Regulation of olfactory-based sex behaviors in the silkworm by genes in the sex-determination cascade
Posted 24 Jan 2020
bioRxiv DOI: 10.1101/2020.01.24.917906 (published DOI: 10.1371/journal.pgen.1008622)
Posted 24 Jan 2020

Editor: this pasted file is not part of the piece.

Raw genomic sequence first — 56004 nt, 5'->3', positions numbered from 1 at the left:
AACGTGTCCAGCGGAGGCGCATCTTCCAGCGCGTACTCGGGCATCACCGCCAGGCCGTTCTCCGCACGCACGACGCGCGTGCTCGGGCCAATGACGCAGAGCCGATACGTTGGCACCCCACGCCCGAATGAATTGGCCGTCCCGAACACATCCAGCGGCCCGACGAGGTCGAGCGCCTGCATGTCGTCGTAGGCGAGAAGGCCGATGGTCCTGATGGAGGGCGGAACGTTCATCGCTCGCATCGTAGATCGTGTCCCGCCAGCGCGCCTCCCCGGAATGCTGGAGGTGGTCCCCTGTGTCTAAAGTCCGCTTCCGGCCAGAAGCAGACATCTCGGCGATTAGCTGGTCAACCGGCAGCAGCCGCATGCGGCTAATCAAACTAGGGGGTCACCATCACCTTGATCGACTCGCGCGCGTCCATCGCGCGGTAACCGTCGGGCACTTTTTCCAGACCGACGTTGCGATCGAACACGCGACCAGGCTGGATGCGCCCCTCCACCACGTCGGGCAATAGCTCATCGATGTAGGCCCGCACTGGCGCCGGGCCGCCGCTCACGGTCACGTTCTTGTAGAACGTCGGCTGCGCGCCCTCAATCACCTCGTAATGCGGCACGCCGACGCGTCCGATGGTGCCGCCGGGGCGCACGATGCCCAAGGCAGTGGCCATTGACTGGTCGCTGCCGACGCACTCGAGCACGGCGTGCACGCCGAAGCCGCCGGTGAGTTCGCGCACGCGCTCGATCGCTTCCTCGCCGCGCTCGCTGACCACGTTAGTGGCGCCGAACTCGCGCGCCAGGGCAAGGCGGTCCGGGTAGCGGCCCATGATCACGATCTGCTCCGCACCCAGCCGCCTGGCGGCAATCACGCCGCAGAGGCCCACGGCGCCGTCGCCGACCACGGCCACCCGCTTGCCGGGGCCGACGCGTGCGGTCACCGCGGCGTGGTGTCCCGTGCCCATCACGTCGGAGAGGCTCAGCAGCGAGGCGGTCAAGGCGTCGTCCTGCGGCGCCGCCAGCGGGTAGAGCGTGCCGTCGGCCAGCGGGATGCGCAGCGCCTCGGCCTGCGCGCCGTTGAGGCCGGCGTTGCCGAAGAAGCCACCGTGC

Insect courtship and mating depend on integration of olfactory, visual, and tactile cues. Compared to other insects, Bombyx mori, the domesticated silkworm, has relatively simple sexual behaviors as it cannot fly. Here by using CRISPR/Cas and electrophysiological techniques we found that courtship and mating behaviors are regulated in male silk moths by mutating genes in the sex determination cascade belonging to two conserved pathways. Loss of Bmdsx gene expression significantly reduced the peripheral perception of the major pheromone component bombykol by reducing expression of the product of the BmOR1 gene which completely blocked courtship in adult males. Interestingly, we found that mating behavior was regulated independently by another sexual differentiation gene, Bmfru. Loss of Bmfru completely blocked mating, but males displayed normal courtship behavior. Lack of Bmfru expression significantly reduced the perception of the minor pheromone component bombykal due to the down regulation of BmOR3 expression; further, functional analysis revealed that loss of the product of BmOR3 played a key role in terminating male mating behavior. Our results suggest that Bmdsx and Bmfru are at the base of the two primary pathways that regulate olfactory-based sexual behavior.
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